The prolific Kellermans (he: The Conspiracy Code, 2003, etc.; she: Street Dreams, 2003, etc.) jointly pen a pair of crisp, smart novellas.
Writing as a team for the first time, the Kellermans get it just right: pacing, plotting, even the prose, which in the past has been shaky for both. In “Still-Life,” loathsome Santa Fe art dealer Larry Gustafson is found dead by ball-peen hammer, and the SRO suspect list includes an estranged wife, a cheated painter, a brace of embittered senior citizens, and others quite as likely. Laboriously, homicide detectives Darrel Two Moons and Steve Katz begin the dispiriting process of elimination. Two Moons tells his partner about Gustafson: “We keep peeling, he keeps smelling worse.” Still, they do keep on peeling. “In the Land of the Giants” moves to Boston, where another pair of determined cops cope with the case of the slain college basketball idol. But is it in fact a homicide? At first, BPD detectives Mickey McCain and Dorothy Breton consider that a no-brainer. Witnesses by the dozens saw bullets fired into the monumental body of young Julius Van Beest, and he is certainly dead. Why, then, is the ME shaking his head skeptically? What fatal flaw did an autopsy pick up that a series of X-rays missed?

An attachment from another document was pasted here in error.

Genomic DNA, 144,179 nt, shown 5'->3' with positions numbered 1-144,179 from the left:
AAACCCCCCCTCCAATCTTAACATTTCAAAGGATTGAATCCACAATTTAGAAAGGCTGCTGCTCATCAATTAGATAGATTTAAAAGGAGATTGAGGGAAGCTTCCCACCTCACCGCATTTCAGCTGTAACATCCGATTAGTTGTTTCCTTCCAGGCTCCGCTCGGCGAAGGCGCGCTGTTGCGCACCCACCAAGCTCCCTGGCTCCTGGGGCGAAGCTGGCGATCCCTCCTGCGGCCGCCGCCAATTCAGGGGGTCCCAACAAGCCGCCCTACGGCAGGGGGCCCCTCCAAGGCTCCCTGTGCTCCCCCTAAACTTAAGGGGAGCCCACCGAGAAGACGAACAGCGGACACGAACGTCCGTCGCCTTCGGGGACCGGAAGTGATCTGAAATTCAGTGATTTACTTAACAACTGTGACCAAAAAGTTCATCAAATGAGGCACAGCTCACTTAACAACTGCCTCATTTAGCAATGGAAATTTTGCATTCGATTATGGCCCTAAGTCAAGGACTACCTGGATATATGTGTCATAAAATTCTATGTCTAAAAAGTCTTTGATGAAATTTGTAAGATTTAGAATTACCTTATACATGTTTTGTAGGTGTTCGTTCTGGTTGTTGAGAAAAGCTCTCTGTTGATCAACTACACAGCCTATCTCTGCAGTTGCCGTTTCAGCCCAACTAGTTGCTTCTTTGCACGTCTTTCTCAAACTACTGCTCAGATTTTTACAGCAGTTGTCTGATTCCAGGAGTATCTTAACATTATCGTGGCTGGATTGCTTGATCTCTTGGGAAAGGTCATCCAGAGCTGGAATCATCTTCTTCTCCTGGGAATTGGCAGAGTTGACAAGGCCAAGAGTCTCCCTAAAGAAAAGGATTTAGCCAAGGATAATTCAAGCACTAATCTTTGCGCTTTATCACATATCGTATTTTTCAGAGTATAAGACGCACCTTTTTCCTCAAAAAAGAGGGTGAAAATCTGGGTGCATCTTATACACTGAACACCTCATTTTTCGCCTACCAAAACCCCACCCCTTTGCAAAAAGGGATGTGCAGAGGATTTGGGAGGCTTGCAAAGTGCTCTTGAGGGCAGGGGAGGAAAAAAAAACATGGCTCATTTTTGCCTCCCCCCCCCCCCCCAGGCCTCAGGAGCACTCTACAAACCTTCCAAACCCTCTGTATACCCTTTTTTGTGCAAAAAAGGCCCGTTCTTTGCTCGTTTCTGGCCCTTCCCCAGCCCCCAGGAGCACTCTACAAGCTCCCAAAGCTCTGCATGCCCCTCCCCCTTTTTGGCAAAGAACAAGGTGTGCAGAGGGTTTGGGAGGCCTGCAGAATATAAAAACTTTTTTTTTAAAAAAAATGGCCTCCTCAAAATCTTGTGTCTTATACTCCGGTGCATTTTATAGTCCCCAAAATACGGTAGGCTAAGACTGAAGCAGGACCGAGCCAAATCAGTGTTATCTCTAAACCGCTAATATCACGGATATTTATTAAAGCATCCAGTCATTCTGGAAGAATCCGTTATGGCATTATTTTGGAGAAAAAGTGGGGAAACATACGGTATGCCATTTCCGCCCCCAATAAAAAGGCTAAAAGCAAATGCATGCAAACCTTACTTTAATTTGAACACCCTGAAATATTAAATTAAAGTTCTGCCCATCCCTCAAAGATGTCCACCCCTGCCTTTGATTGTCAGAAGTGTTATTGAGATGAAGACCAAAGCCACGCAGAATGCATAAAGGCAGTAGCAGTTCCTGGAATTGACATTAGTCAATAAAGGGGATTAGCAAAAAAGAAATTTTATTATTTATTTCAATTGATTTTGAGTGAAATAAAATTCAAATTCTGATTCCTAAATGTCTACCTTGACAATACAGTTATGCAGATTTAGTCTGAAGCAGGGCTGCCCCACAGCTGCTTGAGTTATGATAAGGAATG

Two sets of blue-collar dicks, working doggedly out of hard-pressed departments in a thoroughly believable way: nothing fancy here, but oh-so-refreshingly readable.